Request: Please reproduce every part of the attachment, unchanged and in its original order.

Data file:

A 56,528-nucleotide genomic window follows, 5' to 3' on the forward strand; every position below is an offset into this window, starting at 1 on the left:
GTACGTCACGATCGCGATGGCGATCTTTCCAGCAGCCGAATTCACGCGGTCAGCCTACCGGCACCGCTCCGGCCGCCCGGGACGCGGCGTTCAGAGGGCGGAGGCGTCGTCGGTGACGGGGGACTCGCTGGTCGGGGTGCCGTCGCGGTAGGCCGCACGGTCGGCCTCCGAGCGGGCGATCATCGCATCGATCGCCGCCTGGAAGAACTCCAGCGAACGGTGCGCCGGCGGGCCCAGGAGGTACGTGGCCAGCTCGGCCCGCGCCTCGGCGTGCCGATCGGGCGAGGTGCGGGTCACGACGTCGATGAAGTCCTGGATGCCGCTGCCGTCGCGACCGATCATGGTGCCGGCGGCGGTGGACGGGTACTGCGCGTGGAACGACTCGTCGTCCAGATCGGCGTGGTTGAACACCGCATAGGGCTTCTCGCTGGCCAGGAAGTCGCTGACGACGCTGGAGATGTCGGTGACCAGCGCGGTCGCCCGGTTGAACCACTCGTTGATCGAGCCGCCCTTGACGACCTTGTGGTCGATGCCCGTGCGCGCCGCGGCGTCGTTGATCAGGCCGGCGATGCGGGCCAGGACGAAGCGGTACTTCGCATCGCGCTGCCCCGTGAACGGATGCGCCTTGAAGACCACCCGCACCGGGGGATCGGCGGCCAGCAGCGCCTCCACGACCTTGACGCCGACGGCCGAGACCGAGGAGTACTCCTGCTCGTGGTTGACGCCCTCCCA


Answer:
A 56,528-nucleotide genomic window follows, 5' to 3' on the forward strand; every position below is an offset into this window, starting at 1 on the left:
GTACGTCACGATCGCGATGGCGATCTTTCCAGCAGCCGAATTCACGCGGTCAGCCTACCGGCACCGCTCCGGCCGCCCGGGACGCGGCGTTCAGAGGGCGGAGGCGTCGTCGGTGACGGGGGACTCGCTGGTCGGGGTGCCGTCGCGGTAGGCCGCACGGTCGGCCTCCGAGCGGGCGATCATCGCATCGATCGCCGCCTGGAAGAACTCCAGCGAACGGTGCGCCGGCGGGCCCAGGAGGTACGTGGCCAGCTCGGCCCGCGCCTCGGCGTGCCGATCGGGCGAGGTGCGGGTCACGACGTCGATGAAGTCCTGGATGCCGCTGCCGTCGCGACCGATCATGGTGCCGGCGGCGGTGGACGGGTACTGCGCGTGGAACGACTCGTCGTCCAGATCGGCGTGGTTGAACACCGCATAGGGCTTCTCGCTGGCCAGGAAGTCGCTGACGACGCTGGAGATGTCGGTGACCAGCGCGGTCGCCCGGTTGAACCACTCGTTGATCGAGCCGCCCTTGACGACCTTGTGGTCGATGCCCGTGCGCGCCGCGGCGTCGTTGATCAGGCCGGCGATGCGGGCCAGGACGAAGCGGTACTTCGCATCGCGCTGCCCCGTGAACGGATGCGCCTTGAAGACCACCCGCACCGGGGGATCGGCGGCCAGCAGCGCCTCCACGACCTTGACGCCGACGGCCGAGACCGAGGAGTACTCCTGCTCGTGGTTGACGCCCTCCCA